Although it’s no guarantee, this early research shows that minimal exercise can have an impact on your genetic predisposition to obesity.  Instead of taking the attitude that you’re destined to have weight problems no matter what you do, get up and get moving!  Taking a short walk, going for a bike ride or even playing with your kids a few times a week can have a big impact on your health and your waistline.
 
What do you think?


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Comments

  • 31
    I know I have the fat gene. Both parents had weight problems. Some of my siblings does also. I do know exercise does help me with weight lose. I also helps my blue moods if I ave them, and make me feel more energetic. - 1/30/2012   4:25:34 PM
  • BAMAJAM
    30
    What I take from this article is "get up and get moving"... A good thing! - 1/18/2012   10:44:44 AM
  • 29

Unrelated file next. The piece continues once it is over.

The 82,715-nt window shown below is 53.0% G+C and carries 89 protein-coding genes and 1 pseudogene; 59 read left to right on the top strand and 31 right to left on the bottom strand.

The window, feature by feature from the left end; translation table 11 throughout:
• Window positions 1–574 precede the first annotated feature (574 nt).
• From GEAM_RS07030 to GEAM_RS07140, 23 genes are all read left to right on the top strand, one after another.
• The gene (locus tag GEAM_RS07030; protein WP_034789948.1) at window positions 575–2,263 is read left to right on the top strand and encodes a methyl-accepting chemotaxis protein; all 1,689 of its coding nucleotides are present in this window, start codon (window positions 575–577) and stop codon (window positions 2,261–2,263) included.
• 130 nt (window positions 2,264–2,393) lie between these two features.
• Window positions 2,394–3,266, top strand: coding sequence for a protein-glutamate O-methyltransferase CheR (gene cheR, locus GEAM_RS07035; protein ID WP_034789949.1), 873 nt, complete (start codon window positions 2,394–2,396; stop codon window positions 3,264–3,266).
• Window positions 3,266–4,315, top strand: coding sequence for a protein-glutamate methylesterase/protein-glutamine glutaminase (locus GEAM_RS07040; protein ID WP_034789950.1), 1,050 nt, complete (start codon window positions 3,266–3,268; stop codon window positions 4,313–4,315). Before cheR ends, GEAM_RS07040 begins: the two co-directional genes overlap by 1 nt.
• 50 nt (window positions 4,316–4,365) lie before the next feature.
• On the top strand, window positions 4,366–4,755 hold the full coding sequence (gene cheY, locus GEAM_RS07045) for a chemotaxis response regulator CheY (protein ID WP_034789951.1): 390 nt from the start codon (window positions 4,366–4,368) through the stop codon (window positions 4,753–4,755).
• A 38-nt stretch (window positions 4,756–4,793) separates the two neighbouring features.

Great article; plan to take my grown children (very skinny) and other family members to enjoy a FREE day at our National Park. We will hike and just enjoy soaking up some Vitamin D on this beautiful sunny day!! - 1/15/2012   11:03:17 AM
  • 28
    Thanks WALSHLG. I'm not a doctor, but I got the same impression from reading the article. - 1/15/2012   8:19:18 AM
  • SBNORMAL
    27
    I think I have a fat gene and it has been a lifelong struggle. Sometimes I have not worked as hard to fight against it, but it is helpful to have this knowledge. - 1/15/2012   4:17:51 AM
  • 26
    This just proves that every little bit counts. Time to get moving :) - 1/15/2012   3:49:57 AM
  • 25
    ANY hope of getting the better of myself at my worst is most welcome. - 1/14/2012   7:28:40 PM
  • 24
    I am glad there is research on weight gain. I believe both enviroment and genetics affect weight gain. But whether it is genetics or envioment it takes eating healthy and exercise to lose weight and maintain a healthy weight. And whether weight gain is due to genetics or envioment weght loss is attainable if we set our minds to it. - 1/14/2012   6:03:03 PM